The 2020 election winners face immediate economic tasks

Whoever wins the ongoing Presidential and parliamentary elections there are immediate macro-economic challenges they will have to confront.

On the upside both of the two leading political parties – the incumbent New Patriotic Party and the opposition National Democratic Congress – know exactly what those challenges are and what needs to be done to resolve them.  The downside however is that the state’s purse lacks adequate fiscal space; neither party has the needed fiscal discipline; and all too often political exigencies are considered over economic realities.

Indeed it is instructive that neither party has been able to quite achieve the macro-economic performance they so confidently promise during the election campaign cycles every four years.

To be sure, Ghana’s economic growth and development over the next four years will be determined largely by the policies drawn up in the productive sectors and how well they are implemented. However for growth and development to be sustained over the long run macroeconomic stability is requisite. This means low inflation – preferably in single digits – which could allow for low interest rates.

Achieving such low inflation in turn requires exchange rate stability and achieving both of them also requires a low fiscal deficit. None of these things can wait, even as the next government is put together (even if the incumbent is re-elected for a second term he can be expected to make several changes among his ministers and chief executives of government agencies).

The most immediate task will be starting to bring down the fiscal deficit to sustainable levels. The outbreak of COVID 19 forced a suspension of the five percent of Gross Domestic Product ceiling on the fiscal deficit imposed by the Fiscal Responsibility Act as government’s revenues fell well below target even as its expenditure rose significantly. This being an election year, government has used this as an excuse to step up its politically motivated spending too, with spending to woo voters being passed off as social interventions to ameliorate the economic effects of the viral outbreak.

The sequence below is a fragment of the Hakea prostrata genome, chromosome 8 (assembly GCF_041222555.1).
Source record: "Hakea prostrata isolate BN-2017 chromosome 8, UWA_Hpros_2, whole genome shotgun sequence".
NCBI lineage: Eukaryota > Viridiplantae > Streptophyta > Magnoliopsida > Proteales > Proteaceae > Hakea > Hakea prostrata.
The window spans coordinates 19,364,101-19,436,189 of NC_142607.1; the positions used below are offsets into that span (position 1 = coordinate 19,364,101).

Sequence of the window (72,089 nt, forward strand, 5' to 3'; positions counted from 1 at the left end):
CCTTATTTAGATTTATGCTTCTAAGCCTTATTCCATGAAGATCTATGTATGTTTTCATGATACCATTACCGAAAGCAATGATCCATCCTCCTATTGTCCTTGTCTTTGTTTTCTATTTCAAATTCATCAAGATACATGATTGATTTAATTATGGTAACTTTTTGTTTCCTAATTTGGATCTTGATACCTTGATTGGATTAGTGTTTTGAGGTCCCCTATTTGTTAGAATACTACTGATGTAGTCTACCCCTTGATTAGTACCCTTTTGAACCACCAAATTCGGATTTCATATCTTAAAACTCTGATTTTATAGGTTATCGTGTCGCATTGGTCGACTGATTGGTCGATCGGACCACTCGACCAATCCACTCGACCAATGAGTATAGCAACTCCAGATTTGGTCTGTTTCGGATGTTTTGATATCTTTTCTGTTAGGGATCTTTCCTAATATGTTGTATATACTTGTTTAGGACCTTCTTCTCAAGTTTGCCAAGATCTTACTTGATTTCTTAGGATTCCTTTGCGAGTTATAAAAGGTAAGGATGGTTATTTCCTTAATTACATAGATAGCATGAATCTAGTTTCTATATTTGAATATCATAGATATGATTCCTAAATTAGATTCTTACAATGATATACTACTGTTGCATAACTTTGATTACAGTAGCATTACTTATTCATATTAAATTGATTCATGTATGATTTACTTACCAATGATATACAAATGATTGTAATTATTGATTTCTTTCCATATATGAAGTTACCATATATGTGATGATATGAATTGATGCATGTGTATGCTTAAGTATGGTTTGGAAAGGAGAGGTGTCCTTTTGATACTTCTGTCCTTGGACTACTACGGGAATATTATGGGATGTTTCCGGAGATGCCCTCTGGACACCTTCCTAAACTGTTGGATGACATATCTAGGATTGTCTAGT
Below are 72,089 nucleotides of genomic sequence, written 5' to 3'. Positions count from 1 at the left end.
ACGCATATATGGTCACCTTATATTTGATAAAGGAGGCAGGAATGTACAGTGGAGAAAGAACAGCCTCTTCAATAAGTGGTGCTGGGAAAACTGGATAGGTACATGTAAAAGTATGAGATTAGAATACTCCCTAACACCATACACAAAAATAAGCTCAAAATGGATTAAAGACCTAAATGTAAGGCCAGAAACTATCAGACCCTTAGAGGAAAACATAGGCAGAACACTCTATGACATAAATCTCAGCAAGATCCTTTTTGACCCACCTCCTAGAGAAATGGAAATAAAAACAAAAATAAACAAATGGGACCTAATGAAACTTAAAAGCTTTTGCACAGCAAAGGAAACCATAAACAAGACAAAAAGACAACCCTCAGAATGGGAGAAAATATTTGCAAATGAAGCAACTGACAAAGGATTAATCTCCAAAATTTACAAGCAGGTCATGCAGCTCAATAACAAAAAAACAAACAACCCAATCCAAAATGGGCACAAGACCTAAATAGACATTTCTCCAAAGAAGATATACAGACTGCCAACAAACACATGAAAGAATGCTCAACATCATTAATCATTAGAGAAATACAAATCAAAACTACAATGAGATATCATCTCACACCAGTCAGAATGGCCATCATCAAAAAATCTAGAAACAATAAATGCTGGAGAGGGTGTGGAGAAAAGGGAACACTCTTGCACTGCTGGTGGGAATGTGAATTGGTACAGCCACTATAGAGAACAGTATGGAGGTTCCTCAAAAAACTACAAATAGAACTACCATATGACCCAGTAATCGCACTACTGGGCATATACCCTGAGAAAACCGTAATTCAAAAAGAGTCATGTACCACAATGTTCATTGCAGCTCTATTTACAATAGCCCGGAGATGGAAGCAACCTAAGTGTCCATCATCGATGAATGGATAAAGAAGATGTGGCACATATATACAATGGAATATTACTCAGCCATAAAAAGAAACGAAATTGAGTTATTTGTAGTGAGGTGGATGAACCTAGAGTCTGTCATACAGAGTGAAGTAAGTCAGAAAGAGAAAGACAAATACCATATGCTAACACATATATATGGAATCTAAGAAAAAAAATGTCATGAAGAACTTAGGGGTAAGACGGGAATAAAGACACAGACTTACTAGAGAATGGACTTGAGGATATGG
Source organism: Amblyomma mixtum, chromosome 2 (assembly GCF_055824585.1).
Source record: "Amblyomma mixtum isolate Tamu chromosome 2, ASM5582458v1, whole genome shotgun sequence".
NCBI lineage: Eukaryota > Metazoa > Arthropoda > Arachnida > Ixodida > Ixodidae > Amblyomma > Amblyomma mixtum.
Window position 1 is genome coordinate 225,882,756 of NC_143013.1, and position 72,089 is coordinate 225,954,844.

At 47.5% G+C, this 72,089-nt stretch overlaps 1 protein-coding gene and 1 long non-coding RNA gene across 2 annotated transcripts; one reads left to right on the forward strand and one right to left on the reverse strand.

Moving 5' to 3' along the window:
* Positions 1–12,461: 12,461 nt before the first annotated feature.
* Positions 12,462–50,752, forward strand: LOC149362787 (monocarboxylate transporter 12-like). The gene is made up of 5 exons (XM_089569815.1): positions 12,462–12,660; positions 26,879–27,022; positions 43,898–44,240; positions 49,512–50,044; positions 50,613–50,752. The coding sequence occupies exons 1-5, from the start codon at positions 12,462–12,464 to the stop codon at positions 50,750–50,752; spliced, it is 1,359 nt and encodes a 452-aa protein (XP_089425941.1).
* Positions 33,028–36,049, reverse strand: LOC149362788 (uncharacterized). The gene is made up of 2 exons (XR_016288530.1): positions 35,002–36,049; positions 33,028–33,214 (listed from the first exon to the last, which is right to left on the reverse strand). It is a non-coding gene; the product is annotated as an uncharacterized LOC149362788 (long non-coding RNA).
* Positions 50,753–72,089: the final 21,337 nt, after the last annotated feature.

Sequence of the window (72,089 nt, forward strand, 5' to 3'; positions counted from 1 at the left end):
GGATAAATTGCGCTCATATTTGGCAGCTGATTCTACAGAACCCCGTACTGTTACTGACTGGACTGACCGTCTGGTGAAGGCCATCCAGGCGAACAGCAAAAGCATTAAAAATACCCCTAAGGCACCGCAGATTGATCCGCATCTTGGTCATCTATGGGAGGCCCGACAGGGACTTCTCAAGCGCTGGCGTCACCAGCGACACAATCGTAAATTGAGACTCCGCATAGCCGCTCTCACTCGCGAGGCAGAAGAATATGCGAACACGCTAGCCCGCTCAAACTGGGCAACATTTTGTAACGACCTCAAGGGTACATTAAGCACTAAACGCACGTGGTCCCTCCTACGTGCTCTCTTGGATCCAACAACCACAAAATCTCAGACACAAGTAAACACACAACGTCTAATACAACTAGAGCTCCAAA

The result is a more than doubling of the fiscal deficit from the original target of 4.7percent to a revised one of 11.8 percent and government will be hard put to even keep within it, going by the deficit data as at September.

The incumbent government now plans to bring it back to within 5.0 percent over the three years up to 2023, beginning with an 8.6 percent deficit for 2021. The opposition has not provided any quantitative targets for macro-economic targets if it takes over government but its tax policy proposals imply unsustainable deficits onto the coming years.

But though those promises cannot be fulfilled and even the electorate realizes it; whoever wins the election will have to restart fiscal consolidation all over again.

Actually, this year’s deficit, under normal circumstances would have generated huge inflationary pressures and cedi depreciation. This has not happened because the economic slowdown resulting from COVID 19 has left the economy operating at well below capacity and indeed the deficit spending has helped to push it back towards its normal capacity. But as it gets closer and closer its full capacity, inordinate deficit spending will stoke up the fires of inflation and cedi depreciation.